ICCT published a report taking a first look at China’s domestic coastal shipping sector and provides recommendations for actionable long-term decarbonization pathways designed to avoid exceeding its current share of transportation-sector CO2.
he report, uses the sector’s 2019 activities, energy consumption, and CO2 emissions as a baseline and projects those out to 2060 under three scenarios:
- Business-as-usual (BAU): Which assumes that the sector’s energy consumption will be governed only by adopted policies, with no new policies proposed and implemented after 2019;
- A 2°C-aligned scenario, which assumes coastal shipping maintains its 2019 share of a 2°C transportation sector CO2 budget in future years;
- A 1.5°C-aligned scenario, which assumes that the sector maintains its 2019 share of the 1.5°C CO2 budget for the transportation sector.
The 2°C-aligned and 1.5°C-aligned scenarios require 44%, and 83% reductions, respectively, in CO2 emissions in 2060 compared with the 2019 baseline.
ICCT considered two broad categories of policy actions in addition to adopted policies to reach the goals of 2°C-aligned and 1.5°C-aligned scenarios: Improving energy efficiency and reducing the carbon intensity of shipping fuel.
Finally, because fuel carbon intensity regulations (or low-carbon fuel regulations) are crucial to decarbonizing the shipping industry and are currently less mature and more costly than energy efficiency improvements, the report considered two different implementation schedules for each of the 2°C-aligned and 1.5°C-aligned scenarios, while keeping their targets intact.
It found that:
- In 2019, China’s coastal shipping sector emitted about 45 million tonnes of CO2, or roughly 4.5% of total CO2 emissions from China’s transportation sector. With no additional policies, CO2 emissions from China’s domestic coastal shipping would more than triple to more than 162 million tonnes in 2060.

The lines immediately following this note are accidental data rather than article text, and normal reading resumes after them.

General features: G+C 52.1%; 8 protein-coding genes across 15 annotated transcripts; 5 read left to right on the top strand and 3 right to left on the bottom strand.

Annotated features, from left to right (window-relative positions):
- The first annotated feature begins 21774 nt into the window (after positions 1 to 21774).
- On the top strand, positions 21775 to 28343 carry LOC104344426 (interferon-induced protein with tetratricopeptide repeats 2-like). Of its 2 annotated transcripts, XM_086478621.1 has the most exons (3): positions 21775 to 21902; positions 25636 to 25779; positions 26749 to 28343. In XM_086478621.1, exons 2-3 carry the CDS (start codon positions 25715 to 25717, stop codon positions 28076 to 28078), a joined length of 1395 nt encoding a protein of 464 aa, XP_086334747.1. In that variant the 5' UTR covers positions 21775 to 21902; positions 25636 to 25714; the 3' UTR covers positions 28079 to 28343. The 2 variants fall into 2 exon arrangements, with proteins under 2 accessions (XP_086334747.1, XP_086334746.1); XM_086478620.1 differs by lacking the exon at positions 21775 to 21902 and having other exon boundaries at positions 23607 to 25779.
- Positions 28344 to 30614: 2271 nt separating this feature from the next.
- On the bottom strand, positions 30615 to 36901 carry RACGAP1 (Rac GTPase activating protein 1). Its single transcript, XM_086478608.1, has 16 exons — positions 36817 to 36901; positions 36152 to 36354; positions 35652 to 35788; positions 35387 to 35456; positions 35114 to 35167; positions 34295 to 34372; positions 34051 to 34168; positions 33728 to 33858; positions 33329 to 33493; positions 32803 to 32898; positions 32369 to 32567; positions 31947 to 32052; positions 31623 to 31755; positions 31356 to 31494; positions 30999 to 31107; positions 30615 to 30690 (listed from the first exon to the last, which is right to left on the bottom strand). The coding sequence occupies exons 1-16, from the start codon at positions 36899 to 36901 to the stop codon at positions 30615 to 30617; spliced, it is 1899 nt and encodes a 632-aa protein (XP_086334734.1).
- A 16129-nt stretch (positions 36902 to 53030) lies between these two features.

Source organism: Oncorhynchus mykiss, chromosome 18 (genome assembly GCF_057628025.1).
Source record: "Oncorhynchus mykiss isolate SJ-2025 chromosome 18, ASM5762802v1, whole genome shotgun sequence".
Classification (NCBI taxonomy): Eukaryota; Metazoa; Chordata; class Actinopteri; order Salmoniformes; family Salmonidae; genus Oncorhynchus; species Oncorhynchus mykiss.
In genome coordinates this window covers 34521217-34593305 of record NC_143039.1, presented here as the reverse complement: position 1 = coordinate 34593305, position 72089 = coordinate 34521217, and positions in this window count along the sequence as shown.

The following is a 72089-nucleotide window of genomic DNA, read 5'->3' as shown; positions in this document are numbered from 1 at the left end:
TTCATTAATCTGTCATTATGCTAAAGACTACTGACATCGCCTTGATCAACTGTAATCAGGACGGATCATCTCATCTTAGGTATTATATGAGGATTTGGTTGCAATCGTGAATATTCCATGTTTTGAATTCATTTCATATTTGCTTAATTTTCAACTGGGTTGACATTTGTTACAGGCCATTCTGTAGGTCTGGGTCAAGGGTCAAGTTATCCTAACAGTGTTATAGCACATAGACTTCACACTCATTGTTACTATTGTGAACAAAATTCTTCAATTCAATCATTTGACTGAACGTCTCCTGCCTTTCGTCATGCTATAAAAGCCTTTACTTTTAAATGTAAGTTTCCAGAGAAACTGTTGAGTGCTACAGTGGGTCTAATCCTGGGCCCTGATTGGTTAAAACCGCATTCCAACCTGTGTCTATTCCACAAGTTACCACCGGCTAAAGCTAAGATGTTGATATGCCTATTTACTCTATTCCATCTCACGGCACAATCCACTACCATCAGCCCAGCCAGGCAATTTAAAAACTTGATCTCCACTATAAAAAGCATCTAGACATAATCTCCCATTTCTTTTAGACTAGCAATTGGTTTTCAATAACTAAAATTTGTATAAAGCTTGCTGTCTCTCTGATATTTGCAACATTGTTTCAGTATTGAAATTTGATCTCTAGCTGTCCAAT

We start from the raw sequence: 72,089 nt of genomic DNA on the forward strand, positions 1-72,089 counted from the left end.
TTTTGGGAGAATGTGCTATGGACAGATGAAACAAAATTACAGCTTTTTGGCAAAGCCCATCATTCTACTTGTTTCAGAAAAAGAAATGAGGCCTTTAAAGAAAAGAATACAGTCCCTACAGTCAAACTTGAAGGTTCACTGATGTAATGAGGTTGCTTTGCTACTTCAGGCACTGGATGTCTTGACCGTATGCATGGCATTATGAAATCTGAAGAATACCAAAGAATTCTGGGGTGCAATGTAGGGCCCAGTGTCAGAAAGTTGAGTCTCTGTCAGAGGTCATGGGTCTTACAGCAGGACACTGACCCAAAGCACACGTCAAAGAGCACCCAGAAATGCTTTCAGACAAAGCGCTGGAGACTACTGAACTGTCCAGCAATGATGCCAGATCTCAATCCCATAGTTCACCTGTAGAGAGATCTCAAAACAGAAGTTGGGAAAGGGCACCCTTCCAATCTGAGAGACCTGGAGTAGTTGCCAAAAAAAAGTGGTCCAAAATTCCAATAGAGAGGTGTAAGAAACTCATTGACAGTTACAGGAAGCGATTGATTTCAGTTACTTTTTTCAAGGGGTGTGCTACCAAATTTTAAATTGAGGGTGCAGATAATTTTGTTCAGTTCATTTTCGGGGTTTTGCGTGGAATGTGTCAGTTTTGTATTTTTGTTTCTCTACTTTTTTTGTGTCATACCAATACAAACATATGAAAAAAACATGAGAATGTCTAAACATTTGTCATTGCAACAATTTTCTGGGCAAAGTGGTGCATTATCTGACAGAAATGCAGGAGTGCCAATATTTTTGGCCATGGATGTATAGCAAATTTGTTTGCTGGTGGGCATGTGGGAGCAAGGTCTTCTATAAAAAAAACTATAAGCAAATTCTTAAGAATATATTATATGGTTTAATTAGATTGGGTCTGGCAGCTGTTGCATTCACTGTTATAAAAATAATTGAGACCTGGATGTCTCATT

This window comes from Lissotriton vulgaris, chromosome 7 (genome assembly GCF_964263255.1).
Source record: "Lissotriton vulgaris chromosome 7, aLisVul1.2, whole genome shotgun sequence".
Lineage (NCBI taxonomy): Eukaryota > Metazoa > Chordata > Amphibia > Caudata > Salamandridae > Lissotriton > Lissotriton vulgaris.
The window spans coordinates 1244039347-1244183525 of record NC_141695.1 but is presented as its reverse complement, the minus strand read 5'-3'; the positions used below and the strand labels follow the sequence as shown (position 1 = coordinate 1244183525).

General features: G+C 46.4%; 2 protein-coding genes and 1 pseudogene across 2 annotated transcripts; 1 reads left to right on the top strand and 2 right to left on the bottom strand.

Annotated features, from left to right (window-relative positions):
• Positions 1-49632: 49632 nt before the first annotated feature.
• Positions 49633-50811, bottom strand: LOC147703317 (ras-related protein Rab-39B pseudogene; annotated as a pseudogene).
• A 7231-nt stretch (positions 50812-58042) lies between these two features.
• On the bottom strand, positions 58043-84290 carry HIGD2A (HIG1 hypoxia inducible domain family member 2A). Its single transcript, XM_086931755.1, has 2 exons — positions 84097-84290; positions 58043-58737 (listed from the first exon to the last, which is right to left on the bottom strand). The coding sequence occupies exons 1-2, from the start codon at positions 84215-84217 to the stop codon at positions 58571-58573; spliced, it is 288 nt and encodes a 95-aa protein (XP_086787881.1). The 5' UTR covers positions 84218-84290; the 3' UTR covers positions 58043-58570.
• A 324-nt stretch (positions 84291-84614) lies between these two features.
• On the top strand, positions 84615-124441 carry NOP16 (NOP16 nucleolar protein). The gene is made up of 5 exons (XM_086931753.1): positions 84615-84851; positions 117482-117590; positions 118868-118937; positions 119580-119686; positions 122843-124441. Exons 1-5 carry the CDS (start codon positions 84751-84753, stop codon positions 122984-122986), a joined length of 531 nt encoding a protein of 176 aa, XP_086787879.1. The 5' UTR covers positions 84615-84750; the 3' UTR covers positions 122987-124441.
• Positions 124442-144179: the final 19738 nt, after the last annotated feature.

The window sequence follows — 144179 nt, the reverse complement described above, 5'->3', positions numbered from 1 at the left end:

- With the help of mandatory energy efficiency standards as well as low-carbon fuel regulations, CO2 emissions from China’s domestic coastal shipping could peak by 2040 and fall significantly by 2060.
- With mandatory energy efficiency standards tightened every five years between 2025 and 2045 for newbuild ships, and with low-carbon fuel regulations slowly phasing in from 2030, CO2 emissions could peak by 2040 and decrease by 56% in 2060 relative to the 2019 baseline, which is aligned with the 2°C-target set for the transportation sector in the ICCSD report. The average carbon intensity of the fleet could fall by 79% relative to the 2019 baseline.
- With more stringent mandatory energy efficiency standards to be implemented between 2025 and 2045, and with low-carbon fuel regulations phasing in five years earlier (beginning in 2025), CO2 emissions could peak by 2035 and decrease by 83% in 2060 relative to the 2019 baseline, which is aligned with the 1.5°C-target set for the transportation sector in the ICCSD report. The average carbon intensity of the fleet could fall by 92% relative to the 2019 baseline.
- It is essential that low-carbon fuel regulations be implemented no later than 2030. If delayed until 2046 after expiration of mandatory energy efficiency standards, the required rate of fuel carbon intensity reduction would be dauntingly high for the industry.